Azul: I would say so. When I was in a Math Olympiad in high school, my favourite branch of problems was geometry. So Euclidean geometry. So in that regard, yes. But I would say I'm terrible at visual thinking in the sense of… It's very hard for me to imagine figures. Okay. In that sense I would say no, but because I cannot imagine so much, then I would draw things. I mean, I like to compensate this lack of imagination with like doing diagrams and drawings to help myself.

    Simone: And so… I just sort of already went into this topic: what is it, that you do nowadays in research?

    Azul: So I'm studying set theory. That's the branch. It's inside logic, as you know.

    Simone: Of course. We finally have a logician on the podcast.

    Azul: Yes. I mean, it's easier to tell you, right?

    Simone: Of course. But for our audience…

    Azul: Yes. So I study problems that are related with the axiom of choice and the subsets of the real numbers. So somehow the objects are very much like normal math, let's say. And there are some geometrical objects that I study. But from the perspective of the theory, because the questions are related to how much axiom of choice do you need to construct these objects or not, which is essentially a set theoretic question.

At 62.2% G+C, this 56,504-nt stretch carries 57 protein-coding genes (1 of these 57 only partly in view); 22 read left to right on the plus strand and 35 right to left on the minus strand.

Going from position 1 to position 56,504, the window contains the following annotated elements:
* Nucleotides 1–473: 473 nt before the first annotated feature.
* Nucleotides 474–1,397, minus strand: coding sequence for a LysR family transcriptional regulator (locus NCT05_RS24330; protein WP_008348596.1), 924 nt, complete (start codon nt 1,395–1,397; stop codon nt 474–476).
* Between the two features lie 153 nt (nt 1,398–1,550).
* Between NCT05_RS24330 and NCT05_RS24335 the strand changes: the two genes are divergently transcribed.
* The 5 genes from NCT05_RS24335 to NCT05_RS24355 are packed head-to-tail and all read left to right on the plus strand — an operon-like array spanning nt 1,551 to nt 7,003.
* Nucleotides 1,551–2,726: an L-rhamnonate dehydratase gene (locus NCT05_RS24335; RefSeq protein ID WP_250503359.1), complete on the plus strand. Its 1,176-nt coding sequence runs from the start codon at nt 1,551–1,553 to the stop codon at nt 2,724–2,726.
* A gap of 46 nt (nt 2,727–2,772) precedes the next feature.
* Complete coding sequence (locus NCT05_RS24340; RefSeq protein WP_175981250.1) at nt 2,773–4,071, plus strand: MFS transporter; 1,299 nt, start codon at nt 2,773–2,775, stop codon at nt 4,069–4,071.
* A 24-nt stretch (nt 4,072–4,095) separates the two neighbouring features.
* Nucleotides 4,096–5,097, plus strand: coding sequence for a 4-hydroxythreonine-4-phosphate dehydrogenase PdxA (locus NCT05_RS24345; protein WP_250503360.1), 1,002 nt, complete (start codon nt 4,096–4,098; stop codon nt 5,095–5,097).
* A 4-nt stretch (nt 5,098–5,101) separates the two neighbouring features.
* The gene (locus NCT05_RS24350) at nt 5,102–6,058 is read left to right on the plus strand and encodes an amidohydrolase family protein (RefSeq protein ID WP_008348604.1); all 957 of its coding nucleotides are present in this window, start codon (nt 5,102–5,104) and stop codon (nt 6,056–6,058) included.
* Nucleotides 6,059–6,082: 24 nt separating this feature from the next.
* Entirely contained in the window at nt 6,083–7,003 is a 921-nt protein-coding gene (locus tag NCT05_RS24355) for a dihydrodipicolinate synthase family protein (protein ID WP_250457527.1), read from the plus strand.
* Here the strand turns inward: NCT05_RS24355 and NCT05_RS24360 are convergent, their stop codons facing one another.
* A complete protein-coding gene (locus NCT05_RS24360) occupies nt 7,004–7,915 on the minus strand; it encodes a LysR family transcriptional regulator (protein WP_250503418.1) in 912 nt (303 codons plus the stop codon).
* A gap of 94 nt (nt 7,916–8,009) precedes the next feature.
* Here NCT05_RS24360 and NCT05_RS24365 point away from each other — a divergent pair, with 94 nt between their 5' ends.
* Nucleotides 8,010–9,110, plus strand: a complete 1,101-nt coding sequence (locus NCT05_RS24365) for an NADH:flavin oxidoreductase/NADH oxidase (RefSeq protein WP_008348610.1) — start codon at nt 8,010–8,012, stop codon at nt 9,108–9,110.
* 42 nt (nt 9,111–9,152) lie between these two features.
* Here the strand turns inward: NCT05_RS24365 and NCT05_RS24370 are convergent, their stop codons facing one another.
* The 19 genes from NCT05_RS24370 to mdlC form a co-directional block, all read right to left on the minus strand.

Simone: Yes. And is this how you explain it to non maths friends? If they ask, of course.

    Azul: Of course not. I mean they don't know what axiom of choice is.

    Simone: And why set theory is important for people I mean.

    Azul: I mean, I don't even know if a mathematician… I'm not sure mathematicians know why set theory is important in general, I think. Yeah.

    Simone: Except for the fact that, I mean, yes, this is the foundation.

    Azul: That's it. Not mathematicians. I usually say I do something in logic. Logic is a word that people know, right? And I mean, of course they don't know what logic, mathematical logic means, but there is a concept of logic, an idea. And then if they ask me more, I say, okay, there is a branch of logic that is set theory that studies more or less the foundations of math and the structure of how math works. So there are these meta mathematical questions that set theory takes care of.

    Simone: I think I usually tell people we do, like what linguists do to the real world, like, people study the language in which people communicate and logicians study the linguistics of mathematics.